TORONTO — Dan Ferrone says he owes all of his CFL success to Willie Wood.
Wood, a former head coach of the Toronto Argonauts, died Monday of natural causes in Washington D.C. He was 83.
Wood lasted less than two years as Argos head coach, but one of his decisions was to start Ferrone as a rookie guard in the 1981 season. The native of Oakville, Ont., not only went on to play 12 pro seasons — 11 with Toronto — but won two Grey Cups and was a five-time CFL all-star before being inducted into the Canadian Football Hall of Fame in 2013.
"I owe everything to Willie Wood," Ferrone said. "He's the reason why I got to play professional football, enjoy Grey Cups and become a Hall of Famer.
"If it wasn't for him, I definitely would've had a whole different turn to my life."
Ferrone's football future became very cloudy when he left Simon Fraser midway through his senior season after butting heads with then head coach Rod Woodward. But Ferrone is forever grateful to Wood for taking a chance on him.
"I left Simon Fraser halfway through the season . . . and that's not a very good sign for any player regarding attitude or teamwork," Ferrone said. "So he (Wood) brings me in around February, introduces himself and is very kind and says, 'You know, the one thing I'm trying to do with this team is try to get rid of the bad apples and create a team with good work ethic.'
"So I went back to my wife, who was then my fiance, and said, 'I guess that's it, I'm not sure what's going to happen now.' But from the second practice he made me a starting left guard and left me there no matter how bad I was. From that day on, everything that happened for me was because of Willie Wood."
Wood garnered a reputation as a tough, dependable safety during his 12 stellar seasons with the Green Bay Packers (1960-71). Undrafted out of USC, Wood claimed All-NFL honours nine times and participated in the Pro Bowl on eight occasions.
More importantly, he played in six NFL championship games under legendary Packers head coach Vince Lombardi, winning five, including the first two Super Bowls.
The five-foot-10, 190-pound Wood registered 48 career interceptions for 699 yards and two TDs. He also returned 187 punts for 1,391 yards and two touchdowns. Following his retirement, Wood was inducted into the Packers Hall of Fame (1977) and Pro Football Hall of Fame (1989) and never missed a game over his illustrious career.
In 1990, Wood was chosen for the Super Bowl Silver Anniversary team. The flag at the Pro Hall of Fame in Canton, Ohio, will fly at half-staff in Wood's memory.
Wood became an assistant coach with Toronto under head coach Forrest Gregg, a former Packers teammate. When Gregg left after the '79 season to join the NFL's Cincinnati Bengals, Wood was promoted to the Argos' top job, becoming the CFL's first African-American head coach.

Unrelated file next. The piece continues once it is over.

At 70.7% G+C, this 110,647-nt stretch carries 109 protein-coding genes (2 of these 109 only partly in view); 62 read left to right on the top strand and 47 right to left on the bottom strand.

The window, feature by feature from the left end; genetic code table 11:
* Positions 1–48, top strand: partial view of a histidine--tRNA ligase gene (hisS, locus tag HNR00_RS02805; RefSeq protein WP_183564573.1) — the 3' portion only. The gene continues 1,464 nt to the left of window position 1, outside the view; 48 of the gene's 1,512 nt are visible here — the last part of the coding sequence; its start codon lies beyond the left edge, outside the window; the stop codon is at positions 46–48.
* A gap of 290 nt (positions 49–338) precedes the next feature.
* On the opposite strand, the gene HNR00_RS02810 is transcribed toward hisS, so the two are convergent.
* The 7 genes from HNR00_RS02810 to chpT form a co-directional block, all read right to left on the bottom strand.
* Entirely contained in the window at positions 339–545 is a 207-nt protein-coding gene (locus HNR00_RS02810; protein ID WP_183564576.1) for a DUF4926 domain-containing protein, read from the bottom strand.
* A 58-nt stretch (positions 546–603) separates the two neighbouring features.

Wood was fired during the '81 season following Toronto's 0-10 start. He had an overall 6-20 coaching record with the Argos.
As great as Wood was as a football player, Ferrone said he was 100 times better as a person.
"He was a kind man, he treated us like gold," Ferrone said. "We had the best of everything.
"I never ate so well and we had the best of hotels."
However, Wood was anything but a soft touch.
"He worked our butts off," Ferrone said. "He made us do 100 up-downs before practice and how can you practise after that because you're so burnt out?
"We'd do live goal-line before games, it was incredible."
Today's pro football is vastly different. Players rarely hit now in practice or even wear pads, but Ferrone said Wood could succeed in that climate.
"It's an interesting question because in today's CFL or NFL, it's all about relationships with players," he said. "You're trying to create the ability to get free agents to make your team better and he would've achieved that."
Ferrone said Wood also had a keen eye for talent, especially Canadian. In 1983, 12 players from the '81 Argos squad remained, including Ferrone, when Toronto ended its 31-year Grey Cup drought beating the B.C. Lions 18-17 under then head coach Bob O'Billovich.
"Willie's focus was Canadian talent," Ferrone said. "The one thing he learned as an American coach was a big part of your franchise's success was its Canadian talent.
"He made trades, put a lot of time and effort in the draft. The No. 1 thing he picked up on as a coach, as smart as he was, was the success of a team really relied on how good your Canadian talent was."
Wood got into coaching in 1972, joining the NFL's San Diego Chargers as a defensive backs coach. After being hired as the defensive co-ordinator of the Philadelphia Bell of the World Football League in 1975, Wood became the first African-American head coach in pro football's modern era before the team's first regular-season game.
But the Bell's season lasted just 11 contests before the league folded.
After coaching, Wood returned to the Washington, D.C. area to run his own business. A city street there is named Willie Wood Way.
Wood had been confined to assisted living facilities for about the last 13 years. According to the Packers, he'd suffered from advanced stage dementia for nearly a decade.
Wood is survived by two sons and a daughter. His wife, Sheila, passed away in 1988.
The Associated Press contributed to this report.
This report by The Canadian Press was first published Feb. 4, 2020.
Dan Ralph, The Canadian Press